1:3 Objectives of the Study
The broad objective of this study is to:-
Carry out a comparative study of MASSOB and OPC as consequences of subnationalism in Nigeria
Other objectives are to:
Examine the nature, character and modus operandi of MASSOB and OPC as militia organizations.
To determine the extent to which MASSOB and OPC represent the aspirations of their publics.
Examine the relationship between socio-economic conditions and the motivation of membership of MASSOB and OPC.
1:4 Research Questions
What are the factors responsible for the emergence and persistence of ethnic militia groups in Nigeria?
What are the nature, character and modus operandi of MASSOB and OPC?
To what degree are MASSOB and OPC representative of the aspirations of their ethnic groups?
What socio-economic conditions created avenues for these groups to persevere and how similar are the motives that drive joiners?
1:5 Research Propositions
The non resolution of the Nigerian national question is significantly responsible for the transformation of subnationalism into forms expressed by MASSOB and OPC.
The motivation of joiners of MASSOB and OPC varies significantly from each other.
The response of OPC’s public to their activities varies significantly from MASSOB’s public.
1:6 Significance of the Study
The study contributes to the literature on ethnic militia. It will open new vistas of knowledge on the subject, thus providing concerned stakeholders opportunity of understanding the causal factors of subnationalism as it relates to the Nigerian context.
The study also brings out the role or contribution of subnationalism to nation building in Nigeria. This is significant in the sense that it shall establish factors that pull towards ethnic conflict and sub-nationalism within the peculiar Nigerian milieu which in turn will guide the management of ethno-national tendencies for a multi-national society.
1:7 Research Methodology
This study adopted the comparative study method and so applied comparative analysis. This implies that the focus of the study centred on the discovery of uniqueness and similarities that relates to the manifestations of ethnic militia and subnationalism. The reason behind the adoption of comparative method which incorporated aspects of qualitative and quantitative data gathering techniques for this study were to interrogate phenomenon of ‘ethnic militias’ as a consequence of subnationalism in Nigeria. Therefore, data collection for the study was through a combination of primary sources such as survey and key informant interviews and secondary sources from books and other documentary materials’, especially periodicals.
1:7:1 Research Population
The population of this study comprises ethnic militia groups in Nigeria. The criterion for membership is restricted to ethnicity and other primordial considerations. They are violence-oriented and profess narrow agenda that promotes interests of sub-unit groups at the expense of the general interests of the state and those of other groups in the state. Their activities and methods of operations fall outside the confines of state laws. From the Literature and popular media, such organizations include the Oodua Peoples Congress, the Niger Delta Volunteer Force, the Egbesu Boys of Africa and the Arewa People Congress. Others includes, Movement for the Actualization of the Sovereign State of Biafra, the Yandaba,the Bakassi Boys, Hisbah and the Movement for the Emancipation of Niger Delta. The rationale is to find out the relationship between the phenomenon of ethnic militia movements and subnationalism in Nigeria.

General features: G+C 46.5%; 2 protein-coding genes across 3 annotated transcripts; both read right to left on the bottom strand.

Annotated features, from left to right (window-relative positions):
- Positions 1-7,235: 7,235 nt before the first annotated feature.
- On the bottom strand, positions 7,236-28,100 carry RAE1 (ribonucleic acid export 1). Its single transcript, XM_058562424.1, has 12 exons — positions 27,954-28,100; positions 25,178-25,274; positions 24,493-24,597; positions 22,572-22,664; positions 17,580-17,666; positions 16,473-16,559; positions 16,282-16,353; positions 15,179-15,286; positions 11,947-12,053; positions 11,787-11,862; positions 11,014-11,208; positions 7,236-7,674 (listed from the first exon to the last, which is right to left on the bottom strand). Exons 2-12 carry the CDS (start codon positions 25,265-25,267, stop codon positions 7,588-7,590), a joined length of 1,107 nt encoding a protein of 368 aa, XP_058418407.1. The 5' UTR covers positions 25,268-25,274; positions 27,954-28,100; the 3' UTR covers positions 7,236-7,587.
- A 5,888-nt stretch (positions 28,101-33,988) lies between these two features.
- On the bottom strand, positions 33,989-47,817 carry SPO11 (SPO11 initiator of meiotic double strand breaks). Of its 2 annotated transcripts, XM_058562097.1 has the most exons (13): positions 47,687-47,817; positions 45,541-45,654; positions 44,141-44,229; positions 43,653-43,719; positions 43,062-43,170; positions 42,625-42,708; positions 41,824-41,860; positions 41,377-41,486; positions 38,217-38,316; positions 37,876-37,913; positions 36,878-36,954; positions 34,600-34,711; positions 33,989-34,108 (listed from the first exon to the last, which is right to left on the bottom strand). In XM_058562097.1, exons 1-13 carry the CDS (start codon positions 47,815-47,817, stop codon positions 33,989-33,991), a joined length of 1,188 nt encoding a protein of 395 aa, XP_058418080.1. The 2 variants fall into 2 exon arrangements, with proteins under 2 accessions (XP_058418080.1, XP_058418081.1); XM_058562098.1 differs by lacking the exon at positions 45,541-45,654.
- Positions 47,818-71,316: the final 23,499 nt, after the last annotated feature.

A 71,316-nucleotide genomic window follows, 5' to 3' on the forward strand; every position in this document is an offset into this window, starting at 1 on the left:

The study is based on the sample size of two organizations drawn from different regions and cultural settings in Nigeria. The two organizations are the Oodua Peoples Congress (OPC) and the Movement for the Actualization of Sovereign State of Biafra (MASSOB).
The choice of the OPC is based on the fact that it was the first violence-oriented ethnic militia organization in Nigeria. The OPC which has arrogated certain functions to itself, has collided with security operatives several times since 1998. The organization draws its members from the Yoruba ethnic group which is one of the largest ethnic groups in the country. It is therefore justifiable that in a study of this nature, the OPC must fall naturally into the sample.
The other sample organization is MASSOB, whose selection is premised on the fact that the group is dominantly constituted by Igbo people of the Southeast of Nigeria. Igbo people were at the receiving end of the civil war of 1967-70 after the former Eastern region dominated by the Igbo ethnic group was transformed into an independent state of Biafra. This choice is justified also because just like the Yoruba, the Igbo from where MASSOB draws most of its members are one of the major ethnic groups in southern Nigeria. The justification for choosing these organizations stems from the fact that their activities challenge the authority of the state which has remained fragile since the creation of the country.
1:7:3 Sampling Techniques
Given the nature of the subject which does not make probalistic sampling possible as there would be no way of distinguishing who is a militia or not, non-probalistic sampling technique becomes necessary, because of its advantage to reach a target sample quickly. As such, purposive sampling was adopted for the survey.
The goal of the survey was to reach the rank and file membership of the two organizations under study and administer sets of questionnaire to them about their profiles, life histories, motives and activities. This exercise which targeted a sample population of two hundred (200) was conducted in Lagos and Ibadan for the OPC and Onitsha and Okwe for MASSOB. The cities chosen are appropriate because Lagos is the place where OPC was formed, where most of their activities are more profound and where the headquarters of the organization is located whereas Ibadan is the biggest Yoruba city, once the regional capital, and it is similar to Lagos as a cosmopolitan city where the Yoruba of different dialects are found. On the other hand, Onitsha has become notorious for MASSOB activities and where most of the violent clashes with security operatives occurred, whereas Okwe near Owerri is the location of MASSOB’s headquarters. Okwe is important because it is the host of monthly national meetings of the MASSOB which is rotated in terms of attendance for all administrative regions of MASSOB.